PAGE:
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Understanding State Intervention In The Financial System: A Simple Framework


  • Inseok Shin

    () (College of Business Administration, Chung-Ang University)


I offer a simple framework to address why state intervention in the financial system, prevalent in less developed economies, yields various welfare outcomes, and why such conventional reforms as privatization and fiscal reforms prove insufficient to eliminate state intervention. In the model three institutional factors are in play: 1) control rights over financial institutions; 2) cash-flow rights of the private over financial institutions; 3) monitoring capability of the public on tax/resource collection by the state. Based on the model, I show that state intervention can be developmental or derogatory depending on institutional traits including degree of privatization and monitoring capability of the public over the tax collection by the state. Further I illustrate that as long as state has control rights, conventional reforms such as fiscal reform and privatization may not be enough in eliminating state intervention in the financial system.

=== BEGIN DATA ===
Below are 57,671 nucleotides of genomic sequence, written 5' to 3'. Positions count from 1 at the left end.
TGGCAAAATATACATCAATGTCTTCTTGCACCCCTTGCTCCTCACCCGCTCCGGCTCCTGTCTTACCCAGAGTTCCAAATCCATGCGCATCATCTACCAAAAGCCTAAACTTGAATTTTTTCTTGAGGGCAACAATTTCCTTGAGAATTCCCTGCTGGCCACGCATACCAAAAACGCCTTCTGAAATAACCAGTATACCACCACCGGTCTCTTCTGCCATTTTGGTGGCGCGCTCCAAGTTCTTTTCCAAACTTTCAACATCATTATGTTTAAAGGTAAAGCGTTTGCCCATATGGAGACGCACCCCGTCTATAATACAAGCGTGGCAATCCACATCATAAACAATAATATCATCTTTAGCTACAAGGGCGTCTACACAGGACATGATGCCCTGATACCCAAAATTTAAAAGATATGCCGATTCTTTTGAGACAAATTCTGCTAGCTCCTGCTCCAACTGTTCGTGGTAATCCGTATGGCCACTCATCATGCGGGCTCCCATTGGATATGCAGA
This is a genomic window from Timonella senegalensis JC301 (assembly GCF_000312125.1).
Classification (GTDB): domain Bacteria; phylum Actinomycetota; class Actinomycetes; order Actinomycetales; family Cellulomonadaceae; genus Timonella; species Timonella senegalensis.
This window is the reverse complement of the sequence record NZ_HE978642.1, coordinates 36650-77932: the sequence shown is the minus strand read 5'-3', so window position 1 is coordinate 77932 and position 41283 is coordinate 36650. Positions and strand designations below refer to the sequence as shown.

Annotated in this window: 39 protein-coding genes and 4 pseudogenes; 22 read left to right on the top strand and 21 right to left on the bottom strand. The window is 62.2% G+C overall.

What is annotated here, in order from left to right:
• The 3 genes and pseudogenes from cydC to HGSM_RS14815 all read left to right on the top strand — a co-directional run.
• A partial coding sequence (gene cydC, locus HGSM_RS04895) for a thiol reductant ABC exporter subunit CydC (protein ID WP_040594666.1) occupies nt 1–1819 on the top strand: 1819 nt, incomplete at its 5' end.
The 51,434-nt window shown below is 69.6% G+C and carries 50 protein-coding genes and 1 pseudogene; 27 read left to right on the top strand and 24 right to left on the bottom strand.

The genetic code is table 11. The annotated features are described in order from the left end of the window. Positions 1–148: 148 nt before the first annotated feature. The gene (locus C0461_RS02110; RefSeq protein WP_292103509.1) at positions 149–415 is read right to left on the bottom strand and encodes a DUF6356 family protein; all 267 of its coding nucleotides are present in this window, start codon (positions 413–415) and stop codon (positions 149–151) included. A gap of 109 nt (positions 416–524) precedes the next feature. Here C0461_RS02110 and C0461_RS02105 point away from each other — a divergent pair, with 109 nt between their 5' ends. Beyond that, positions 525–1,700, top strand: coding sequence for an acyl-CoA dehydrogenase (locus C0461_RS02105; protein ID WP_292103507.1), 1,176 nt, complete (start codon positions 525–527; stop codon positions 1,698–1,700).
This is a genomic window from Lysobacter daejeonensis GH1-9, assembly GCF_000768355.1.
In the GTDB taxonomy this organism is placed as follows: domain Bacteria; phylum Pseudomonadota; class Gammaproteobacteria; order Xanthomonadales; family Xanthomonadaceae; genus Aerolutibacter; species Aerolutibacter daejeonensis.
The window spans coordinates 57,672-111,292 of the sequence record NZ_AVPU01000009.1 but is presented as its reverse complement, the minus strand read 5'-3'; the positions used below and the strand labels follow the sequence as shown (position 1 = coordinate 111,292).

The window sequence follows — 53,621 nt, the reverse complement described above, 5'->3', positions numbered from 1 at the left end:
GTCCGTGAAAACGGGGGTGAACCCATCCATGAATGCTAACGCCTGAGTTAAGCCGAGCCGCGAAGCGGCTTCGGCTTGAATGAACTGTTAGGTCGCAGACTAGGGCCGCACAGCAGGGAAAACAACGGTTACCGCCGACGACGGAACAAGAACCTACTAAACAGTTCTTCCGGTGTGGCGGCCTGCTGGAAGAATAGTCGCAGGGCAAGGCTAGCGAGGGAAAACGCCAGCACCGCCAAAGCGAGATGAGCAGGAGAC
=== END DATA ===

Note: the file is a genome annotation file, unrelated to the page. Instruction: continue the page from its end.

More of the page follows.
Suggested Citation

  • Inseok Shin, 2008. "Understanding State Intervention In The Financial System: A Simple Framework," Journal of Economic Development, Chung-Ang Unviersity, Department of Economics, vol. 33(1), pages 165-185, June.
  • Handle: RePEc:jed:journl:v:33:y:2008:i:1:p:165-185

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    State Intervention; Financial System; Control Rights; Privatization; Fiscal Reform;

    JEL classification:

    • P48 - Economic Systems - - Other Economic Systems - - - Political Economy; Legal Institutions; Property Rights; Natural Resources; Energy; Environment; Regional Studies
    • N20 - Economic History - - Financial Markets and Institutions - - - General, International, or Comparative
    • O16 - Economic Development, Innovation, Technological Change, and Growth - - Economic Development - - - Financial Markets; Saving and Capital Investment; Corporate Finance and Governance


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